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I have seen this result in several places without an English reference:

There exist infinitely many primes $p$ such that $p-1=2q_1q_2$ where $q_1$ and $q_2$ are prime numbers with $q_1,q_2>p^{1/4}$.

There is a French reference (E. Bombieri. Le Grand Crible dans la Theorie Analytique des Nombres. Asterisque 18 Societe Mathematique de France 1974). However, I have not been able to find. I am wondering if someone knows an English reference for this claim or knows of similar results about small number of divisors of $p-1$.

Update: the french reference produced in the answer does not include this statement. I expected the result to appear there as stated by Murty in this article on page 14 he mentions this statement (with $1/4$ replaced by $\theta>1/4$) and asks the reader to consult the mentioned reference for 'technical details'.

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  • $\begingroup$ I don't know of a reference that mentions this exact result, but such results are corollaries of much more general statements about almost prime sieves. One should find such statements in say Opera de Cribro. $\endgroup$ Dec 2 '18 at 21:01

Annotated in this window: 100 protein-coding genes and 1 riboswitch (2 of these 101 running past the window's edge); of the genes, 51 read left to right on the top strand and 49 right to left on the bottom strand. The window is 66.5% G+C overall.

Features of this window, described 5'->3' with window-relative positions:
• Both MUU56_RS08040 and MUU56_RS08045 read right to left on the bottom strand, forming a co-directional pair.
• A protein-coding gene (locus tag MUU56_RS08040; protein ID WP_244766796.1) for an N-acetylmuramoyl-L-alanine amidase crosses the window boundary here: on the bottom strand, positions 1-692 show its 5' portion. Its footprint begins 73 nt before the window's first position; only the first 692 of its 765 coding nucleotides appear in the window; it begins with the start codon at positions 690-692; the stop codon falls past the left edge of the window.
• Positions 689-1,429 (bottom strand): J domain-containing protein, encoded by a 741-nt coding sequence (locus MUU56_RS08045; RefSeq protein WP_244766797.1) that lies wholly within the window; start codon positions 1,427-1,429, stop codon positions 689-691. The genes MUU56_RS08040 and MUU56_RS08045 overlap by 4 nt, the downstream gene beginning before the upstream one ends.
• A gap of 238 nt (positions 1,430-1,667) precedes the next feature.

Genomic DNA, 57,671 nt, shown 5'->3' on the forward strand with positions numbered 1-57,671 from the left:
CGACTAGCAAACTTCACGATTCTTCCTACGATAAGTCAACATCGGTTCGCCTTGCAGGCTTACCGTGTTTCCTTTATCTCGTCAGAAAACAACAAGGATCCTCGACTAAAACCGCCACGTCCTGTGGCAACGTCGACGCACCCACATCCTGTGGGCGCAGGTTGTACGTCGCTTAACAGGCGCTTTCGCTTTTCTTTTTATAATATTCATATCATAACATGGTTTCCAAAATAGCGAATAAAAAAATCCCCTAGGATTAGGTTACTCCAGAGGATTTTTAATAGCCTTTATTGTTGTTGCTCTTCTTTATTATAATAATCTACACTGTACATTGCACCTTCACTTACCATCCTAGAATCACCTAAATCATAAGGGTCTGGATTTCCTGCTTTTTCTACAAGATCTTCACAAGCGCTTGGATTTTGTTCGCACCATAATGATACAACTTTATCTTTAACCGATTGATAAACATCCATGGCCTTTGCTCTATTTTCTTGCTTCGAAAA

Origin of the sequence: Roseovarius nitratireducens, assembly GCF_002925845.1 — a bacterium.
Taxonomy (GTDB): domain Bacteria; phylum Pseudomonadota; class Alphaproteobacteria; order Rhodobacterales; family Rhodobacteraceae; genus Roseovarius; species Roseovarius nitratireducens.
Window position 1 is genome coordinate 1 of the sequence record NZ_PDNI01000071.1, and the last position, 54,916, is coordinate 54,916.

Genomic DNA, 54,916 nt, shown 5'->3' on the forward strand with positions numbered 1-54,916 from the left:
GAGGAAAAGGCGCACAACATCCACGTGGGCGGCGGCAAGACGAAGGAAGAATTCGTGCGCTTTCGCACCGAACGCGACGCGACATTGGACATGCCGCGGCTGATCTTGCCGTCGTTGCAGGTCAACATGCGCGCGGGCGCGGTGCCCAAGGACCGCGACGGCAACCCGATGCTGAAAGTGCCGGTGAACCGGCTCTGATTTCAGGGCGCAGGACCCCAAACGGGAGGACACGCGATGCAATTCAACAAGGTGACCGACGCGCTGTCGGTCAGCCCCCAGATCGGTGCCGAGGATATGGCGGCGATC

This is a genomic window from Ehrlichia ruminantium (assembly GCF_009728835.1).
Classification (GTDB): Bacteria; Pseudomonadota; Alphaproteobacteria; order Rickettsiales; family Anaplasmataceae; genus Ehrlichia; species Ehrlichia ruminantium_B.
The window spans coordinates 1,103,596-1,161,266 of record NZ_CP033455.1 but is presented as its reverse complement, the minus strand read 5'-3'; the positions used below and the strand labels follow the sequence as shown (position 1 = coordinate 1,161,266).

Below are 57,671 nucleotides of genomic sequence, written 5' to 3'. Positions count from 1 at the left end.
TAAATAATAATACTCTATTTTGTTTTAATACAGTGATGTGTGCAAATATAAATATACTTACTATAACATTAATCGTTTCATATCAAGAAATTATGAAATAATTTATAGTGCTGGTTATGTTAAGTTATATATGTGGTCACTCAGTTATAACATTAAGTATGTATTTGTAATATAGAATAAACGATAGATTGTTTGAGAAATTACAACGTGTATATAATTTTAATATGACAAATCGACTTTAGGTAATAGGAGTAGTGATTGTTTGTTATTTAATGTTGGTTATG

• $\begingroup$ @YCor I added the french reference. $\endgroup$
    – Marco
    Dec 2 '18 at 21:06
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    $\begingroup$ I don't think that the required result has been proved. Similarly, it is open that there are infinitely many primes $p$ with $p+2=q_1q_2$ for some primes $q_1,q_2$ though there are infinitely many (Chen) primes $p$ with $p+2$ a product of at most two primes. $\endgroup$ Dec 2 '18 at 23:14
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    $\begingroup$ Can you give a reference (or better: references) where this result is cited? $\endgroup$
    – GH from MO
    Dec 3 '18 at 0:12
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    $\begingroup$ @GHfromMO I just added the citing article. $\endgroup$
    – Marco
    Dec 3 '18 at 0:20
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If you allow $(p-1)/2$ to be prime, not just a product of two primes exceeding $p^{1/4+\epsilon}$, then the result is contained in somewhat stronger form in Heath-Brown: Artin's conjecture for primitive roots (Quart. J. Math. Oxford 37 (1986), 27-38). See Lemma 1 in that paper, and apply it with $k=1$, $u=3$, $v=16$. The result is based on the deep work of Bombieri-Friedlander-Iwaniec (1984). I believe this is the state-of-the-art. Heath-Brown also mentions that Gupta-Murty arrived at a similar conclusion but with at most three prime factors exceeding $p^{1/10+\epsilon}$.

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